Observation of sequence specificity in the seeding of protein amyloid fibrils

Authors

  • Mark R.H. Krebs,

    1. Oxford Centre for Molecular Sciences, Central Chemistry Laboratory, University of Oxford, Oxford OX1 3QH, United Kingdom
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    • Present addresses: P and C Group, Cavendish Laboratory, University of Cambridge, Cambridge CB3 0HE, UK;

  • Ludmilla A. Morozova-Roche,

    1. Oxford Centre for Molecular Sciences, Central Chemistry Laboratory, University of Oxford, Oxford OX1 3QH, United Kingdom
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    • Department of Medical Biochemistry and Biophysics, Umeå University, Umeå SE 90187, Sweden;

  • Katie Daniel,

    1. Oxford Centre for Molecular Sciences, Central Chemistry Laboratory, University of Oxford, Oxford OX1 3QH, United Kingdom
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  • Carol V. Robinson,

    1. Oxford Centre for Molecular Sciences, Central Chemistry Laboratory, University of Oxford, Oxford OX1 3QH, United Kingdom
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    • Department of Chemistry, University of Cambridge, Cambridge CB2 1EW, UK.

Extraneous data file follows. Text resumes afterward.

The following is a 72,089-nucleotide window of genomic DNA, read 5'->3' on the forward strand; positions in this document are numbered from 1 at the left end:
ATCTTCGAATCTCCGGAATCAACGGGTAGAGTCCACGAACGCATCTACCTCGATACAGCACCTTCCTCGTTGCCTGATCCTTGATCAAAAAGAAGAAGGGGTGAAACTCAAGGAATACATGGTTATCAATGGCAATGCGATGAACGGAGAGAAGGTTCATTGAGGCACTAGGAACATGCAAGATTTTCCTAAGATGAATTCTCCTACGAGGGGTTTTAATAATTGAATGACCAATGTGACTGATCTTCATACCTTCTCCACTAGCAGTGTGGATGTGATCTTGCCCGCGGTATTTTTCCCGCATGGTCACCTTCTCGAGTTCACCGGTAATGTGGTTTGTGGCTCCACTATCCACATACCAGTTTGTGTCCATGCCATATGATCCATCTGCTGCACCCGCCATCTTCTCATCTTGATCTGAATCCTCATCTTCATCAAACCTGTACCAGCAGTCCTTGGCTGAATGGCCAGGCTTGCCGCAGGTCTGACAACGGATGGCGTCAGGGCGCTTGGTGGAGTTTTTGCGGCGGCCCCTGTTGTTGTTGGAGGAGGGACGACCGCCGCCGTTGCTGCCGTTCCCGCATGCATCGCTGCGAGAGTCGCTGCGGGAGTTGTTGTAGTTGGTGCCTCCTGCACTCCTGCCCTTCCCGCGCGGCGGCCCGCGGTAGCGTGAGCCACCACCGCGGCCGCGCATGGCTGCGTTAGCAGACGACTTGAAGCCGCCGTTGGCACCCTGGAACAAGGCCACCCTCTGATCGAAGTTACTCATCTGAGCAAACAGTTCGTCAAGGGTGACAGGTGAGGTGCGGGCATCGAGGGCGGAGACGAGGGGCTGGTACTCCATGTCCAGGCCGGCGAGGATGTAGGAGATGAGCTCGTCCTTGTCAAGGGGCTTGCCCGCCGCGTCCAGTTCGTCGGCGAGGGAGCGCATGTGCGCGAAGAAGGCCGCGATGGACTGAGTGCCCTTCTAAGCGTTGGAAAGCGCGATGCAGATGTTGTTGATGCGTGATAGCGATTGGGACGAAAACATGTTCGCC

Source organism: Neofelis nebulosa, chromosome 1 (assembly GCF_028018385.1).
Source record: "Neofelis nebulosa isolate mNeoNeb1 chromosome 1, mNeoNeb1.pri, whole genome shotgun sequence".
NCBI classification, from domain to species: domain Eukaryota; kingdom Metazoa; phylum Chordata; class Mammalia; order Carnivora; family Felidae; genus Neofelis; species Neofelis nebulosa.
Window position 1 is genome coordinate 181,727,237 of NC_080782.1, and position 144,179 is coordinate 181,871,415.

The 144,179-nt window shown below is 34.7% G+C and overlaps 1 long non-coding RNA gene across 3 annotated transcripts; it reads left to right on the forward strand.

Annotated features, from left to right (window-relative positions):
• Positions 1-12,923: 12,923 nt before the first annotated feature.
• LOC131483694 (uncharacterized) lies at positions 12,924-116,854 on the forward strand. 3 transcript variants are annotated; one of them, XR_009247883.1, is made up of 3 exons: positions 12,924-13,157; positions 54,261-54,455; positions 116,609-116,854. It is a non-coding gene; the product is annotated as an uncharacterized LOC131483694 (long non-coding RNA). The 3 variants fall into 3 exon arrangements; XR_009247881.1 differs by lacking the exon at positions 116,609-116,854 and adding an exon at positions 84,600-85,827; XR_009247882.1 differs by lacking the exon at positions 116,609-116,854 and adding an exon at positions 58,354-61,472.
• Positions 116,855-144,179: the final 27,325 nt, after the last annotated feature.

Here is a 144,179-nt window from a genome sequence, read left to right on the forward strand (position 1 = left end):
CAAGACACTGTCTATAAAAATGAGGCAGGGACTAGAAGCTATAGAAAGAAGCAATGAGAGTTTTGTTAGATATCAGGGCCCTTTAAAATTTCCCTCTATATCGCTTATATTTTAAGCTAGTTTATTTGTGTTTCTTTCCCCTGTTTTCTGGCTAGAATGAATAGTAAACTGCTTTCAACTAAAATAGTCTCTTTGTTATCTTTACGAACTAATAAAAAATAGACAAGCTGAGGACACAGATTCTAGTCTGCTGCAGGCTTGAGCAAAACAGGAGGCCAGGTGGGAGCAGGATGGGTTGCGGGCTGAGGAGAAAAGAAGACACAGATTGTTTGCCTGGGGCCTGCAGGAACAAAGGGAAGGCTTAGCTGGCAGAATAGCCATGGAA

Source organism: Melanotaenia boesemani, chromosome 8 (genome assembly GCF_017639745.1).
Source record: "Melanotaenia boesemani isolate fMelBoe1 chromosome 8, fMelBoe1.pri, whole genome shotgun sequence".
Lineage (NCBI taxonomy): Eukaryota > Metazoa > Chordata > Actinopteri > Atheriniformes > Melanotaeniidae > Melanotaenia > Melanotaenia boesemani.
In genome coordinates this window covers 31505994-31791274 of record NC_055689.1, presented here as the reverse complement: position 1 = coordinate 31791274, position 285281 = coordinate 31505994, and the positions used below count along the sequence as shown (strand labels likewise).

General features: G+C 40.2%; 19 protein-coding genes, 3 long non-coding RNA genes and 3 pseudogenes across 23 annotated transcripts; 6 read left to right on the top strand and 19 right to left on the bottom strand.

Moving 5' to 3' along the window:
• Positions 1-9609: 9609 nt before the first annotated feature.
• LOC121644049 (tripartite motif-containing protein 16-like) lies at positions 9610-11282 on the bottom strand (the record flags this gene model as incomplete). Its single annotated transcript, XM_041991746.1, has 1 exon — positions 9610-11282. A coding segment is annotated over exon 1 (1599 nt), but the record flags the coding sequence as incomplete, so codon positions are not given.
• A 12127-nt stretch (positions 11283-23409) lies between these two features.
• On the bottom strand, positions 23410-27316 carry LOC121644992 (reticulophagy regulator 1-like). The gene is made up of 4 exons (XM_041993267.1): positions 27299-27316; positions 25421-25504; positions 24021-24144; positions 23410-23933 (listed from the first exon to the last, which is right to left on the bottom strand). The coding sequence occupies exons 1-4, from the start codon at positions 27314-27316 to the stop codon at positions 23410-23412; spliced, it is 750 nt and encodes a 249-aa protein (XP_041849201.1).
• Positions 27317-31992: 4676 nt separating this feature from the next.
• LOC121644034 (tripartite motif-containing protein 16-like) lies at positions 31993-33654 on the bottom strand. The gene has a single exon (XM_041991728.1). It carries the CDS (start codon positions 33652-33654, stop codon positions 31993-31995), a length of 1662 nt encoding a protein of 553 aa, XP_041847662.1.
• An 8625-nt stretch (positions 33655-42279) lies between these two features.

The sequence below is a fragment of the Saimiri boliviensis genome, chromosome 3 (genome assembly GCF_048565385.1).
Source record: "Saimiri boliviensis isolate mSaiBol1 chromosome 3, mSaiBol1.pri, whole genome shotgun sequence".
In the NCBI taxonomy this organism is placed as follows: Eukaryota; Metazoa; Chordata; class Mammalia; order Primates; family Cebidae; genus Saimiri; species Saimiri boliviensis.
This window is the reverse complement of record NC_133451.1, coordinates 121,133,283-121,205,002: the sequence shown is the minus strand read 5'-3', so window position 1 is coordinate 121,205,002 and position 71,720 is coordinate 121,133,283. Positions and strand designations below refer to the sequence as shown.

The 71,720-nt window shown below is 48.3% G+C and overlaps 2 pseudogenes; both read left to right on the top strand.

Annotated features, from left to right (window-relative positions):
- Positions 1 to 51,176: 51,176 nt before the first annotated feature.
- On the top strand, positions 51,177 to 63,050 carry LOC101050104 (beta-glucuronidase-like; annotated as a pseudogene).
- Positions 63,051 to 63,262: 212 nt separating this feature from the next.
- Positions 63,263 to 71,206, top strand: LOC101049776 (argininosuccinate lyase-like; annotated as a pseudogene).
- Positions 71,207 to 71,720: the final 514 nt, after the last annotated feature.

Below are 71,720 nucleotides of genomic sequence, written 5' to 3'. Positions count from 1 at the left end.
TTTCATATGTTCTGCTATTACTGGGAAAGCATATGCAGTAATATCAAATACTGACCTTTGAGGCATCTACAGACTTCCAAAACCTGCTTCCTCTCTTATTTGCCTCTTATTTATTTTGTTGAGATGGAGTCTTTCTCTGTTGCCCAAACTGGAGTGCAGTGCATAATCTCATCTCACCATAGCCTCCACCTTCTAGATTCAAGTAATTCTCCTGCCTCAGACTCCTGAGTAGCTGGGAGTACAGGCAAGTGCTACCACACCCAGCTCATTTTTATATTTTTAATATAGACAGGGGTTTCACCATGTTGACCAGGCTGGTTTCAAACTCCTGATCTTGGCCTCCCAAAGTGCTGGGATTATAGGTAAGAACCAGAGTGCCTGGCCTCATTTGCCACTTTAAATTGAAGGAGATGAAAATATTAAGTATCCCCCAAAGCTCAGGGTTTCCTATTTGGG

• Christopher M. Dobson

    Corresponding author
    1. Oxford Centre for Molecular Sciences, Central Chemistry Laboratory, University of Oxford, Oxford OX1 3QH, United Kingdom
    • Department of Chemistry, University of Cambridge, Lensfield Road, Cambridge CB2 1EW, UK; fax: 44 (0) 1223-763418.
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    • Department of Chemistry, University of Cambridge, Cambridge CB2 1EW, UK.


Abstract

It is well established that the rate of formation of fibrils by amyloidogenic proteins is enhanced by the addition of preformed fibrils, a phenomenon known as seeding. We show that the efficiency of seeding fibril formation from solutions of hen lysozyme by a series of other proteins depends strongly on the similarity of their sequences. This observation is consistent with the importance of long-range interactions in stabilizing the core structure of amyloid fibrils and may be associated with the existence of a species barrier observed in the transmissible spongiform encephalopathies. In addition, it is consistent with the observation of a single dominant type of protein in the deposits associated with each form of amyloid disease.

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